Behavioral Disorders

Behavioral disorders typically develop in childhood or adolescence. While some behavioral issues may be normal in children, those who have behavioral disorders develop chronic patterns of aggression, defiance, disruption and hostility. Their behaviors cause problems at home, school or work, and can interfere with relationships. Children with behavioral disorders may develop personality disorders, depression, or bipolar disorder as adults.

Causes of Behavioral Disorders

The specific cause of behavioral disorders is not known, but a number of factors may contribute to their development. Genetics may play a role, as behavioral disorders are more common in children who have a family history of mental illness or substance abuse. Environment factors, such as unstable home life, child abuse, lack of supervision, and inconsistent discipline, all seem to increase the risk of children developing behavioral disorders.

Symptoms of Behavioral Disorders

All children have occasional behavioral issues. Problems that last more than six months and are more severe than those of peers may indicate that a behavioral disorder is present. These problems can develop into chronic patterns of aggression, hostility, defiance and disruption.
Common symptoms of behavioral disorders include:

  • Early sexual activity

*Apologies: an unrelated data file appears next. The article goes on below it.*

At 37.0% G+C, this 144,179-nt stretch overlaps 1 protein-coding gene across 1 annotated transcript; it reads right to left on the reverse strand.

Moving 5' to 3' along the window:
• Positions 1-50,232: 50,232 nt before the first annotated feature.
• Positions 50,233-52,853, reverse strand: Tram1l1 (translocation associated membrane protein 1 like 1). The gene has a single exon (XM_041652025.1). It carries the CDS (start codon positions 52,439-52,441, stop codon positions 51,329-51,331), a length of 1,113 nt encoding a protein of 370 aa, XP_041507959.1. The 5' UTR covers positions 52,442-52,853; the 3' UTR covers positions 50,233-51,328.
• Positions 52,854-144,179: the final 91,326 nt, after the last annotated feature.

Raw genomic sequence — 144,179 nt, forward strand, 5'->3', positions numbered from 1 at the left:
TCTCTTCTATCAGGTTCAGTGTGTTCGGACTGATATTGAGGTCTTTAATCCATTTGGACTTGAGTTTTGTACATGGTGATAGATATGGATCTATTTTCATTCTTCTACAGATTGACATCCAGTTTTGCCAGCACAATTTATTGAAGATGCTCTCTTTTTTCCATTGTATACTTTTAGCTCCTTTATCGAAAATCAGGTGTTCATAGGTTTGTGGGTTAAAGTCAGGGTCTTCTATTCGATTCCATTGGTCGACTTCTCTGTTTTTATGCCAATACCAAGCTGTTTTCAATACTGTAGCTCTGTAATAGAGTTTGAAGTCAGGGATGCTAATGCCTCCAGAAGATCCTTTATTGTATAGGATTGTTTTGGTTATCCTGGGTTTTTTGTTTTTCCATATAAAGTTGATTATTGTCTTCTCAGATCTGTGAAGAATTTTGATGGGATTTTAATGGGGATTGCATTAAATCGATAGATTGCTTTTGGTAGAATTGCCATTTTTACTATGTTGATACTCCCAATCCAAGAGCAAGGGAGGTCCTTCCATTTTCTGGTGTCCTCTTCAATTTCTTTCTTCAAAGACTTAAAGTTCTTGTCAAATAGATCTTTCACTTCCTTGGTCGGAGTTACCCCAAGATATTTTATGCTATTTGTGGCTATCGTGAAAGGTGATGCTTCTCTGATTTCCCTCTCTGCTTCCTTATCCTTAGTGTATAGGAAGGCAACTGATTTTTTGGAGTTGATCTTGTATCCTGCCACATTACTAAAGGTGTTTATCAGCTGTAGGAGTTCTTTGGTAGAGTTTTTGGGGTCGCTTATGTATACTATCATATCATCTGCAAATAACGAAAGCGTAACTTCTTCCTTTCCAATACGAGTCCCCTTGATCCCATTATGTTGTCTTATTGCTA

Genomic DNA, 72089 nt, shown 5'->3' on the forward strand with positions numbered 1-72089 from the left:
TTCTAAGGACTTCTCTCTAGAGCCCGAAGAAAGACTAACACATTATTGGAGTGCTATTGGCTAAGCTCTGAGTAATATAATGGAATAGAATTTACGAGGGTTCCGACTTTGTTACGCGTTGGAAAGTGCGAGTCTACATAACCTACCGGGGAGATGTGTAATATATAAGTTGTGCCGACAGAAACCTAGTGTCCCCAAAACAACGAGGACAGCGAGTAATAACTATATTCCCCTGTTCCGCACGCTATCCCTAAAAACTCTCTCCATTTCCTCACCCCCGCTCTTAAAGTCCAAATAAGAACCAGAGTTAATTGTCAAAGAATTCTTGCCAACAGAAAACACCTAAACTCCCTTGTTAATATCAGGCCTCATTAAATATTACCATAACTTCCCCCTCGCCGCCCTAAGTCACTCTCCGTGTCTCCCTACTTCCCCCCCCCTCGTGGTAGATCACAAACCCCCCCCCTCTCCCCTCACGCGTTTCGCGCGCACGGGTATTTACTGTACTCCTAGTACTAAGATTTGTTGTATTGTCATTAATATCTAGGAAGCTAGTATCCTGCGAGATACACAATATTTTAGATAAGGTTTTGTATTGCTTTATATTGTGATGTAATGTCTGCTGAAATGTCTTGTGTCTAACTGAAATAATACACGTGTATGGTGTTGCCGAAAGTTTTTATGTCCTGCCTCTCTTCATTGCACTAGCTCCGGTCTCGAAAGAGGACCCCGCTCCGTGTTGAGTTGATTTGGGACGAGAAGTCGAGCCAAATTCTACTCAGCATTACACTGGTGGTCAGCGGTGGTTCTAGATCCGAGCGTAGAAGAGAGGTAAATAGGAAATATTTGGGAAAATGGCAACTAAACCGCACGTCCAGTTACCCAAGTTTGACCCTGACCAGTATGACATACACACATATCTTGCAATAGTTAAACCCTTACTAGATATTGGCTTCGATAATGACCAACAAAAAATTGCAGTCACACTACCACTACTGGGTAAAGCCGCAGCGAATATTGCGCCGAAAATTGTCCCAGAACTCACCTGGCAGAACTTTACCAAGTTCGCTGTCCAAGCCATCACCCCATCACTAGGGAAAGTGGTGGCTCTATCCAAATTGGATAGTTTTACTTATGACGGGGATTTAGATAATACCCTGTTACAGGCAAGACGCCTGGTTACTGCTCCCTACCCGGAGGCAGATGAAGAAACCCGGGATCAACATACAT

• Frequent or extended tantrums
  • Hostility
  • Lying
  • Open defiance of authority figures and parents
  • Property destruction
  • Rage
  • Self-destructive behaviors
  • Skipping school
  • Theft
  • Use of alcohol or drugs
  • Violent and aggressive acts, such as bullying, fighting, or animal cruelty

Treatment for Behavioral Disorders

Regular medical care for your child is an important first step in the prevention and treatment of behavioral disorders. This allows a health care professional to screen for and evaluate potential symptoms of a behavioral disorder.
Treatment often focuses on skill development for the child and parents. Children may benefit from cognitive development programs, social interaction skills training, and adaptive skills training. Parental skills training can also be beneficial. Educational, community and social programs may be available.

Psychological assessments and psychotherapy or other types of therapy may be helpful, especially if mood or other disorders are also present.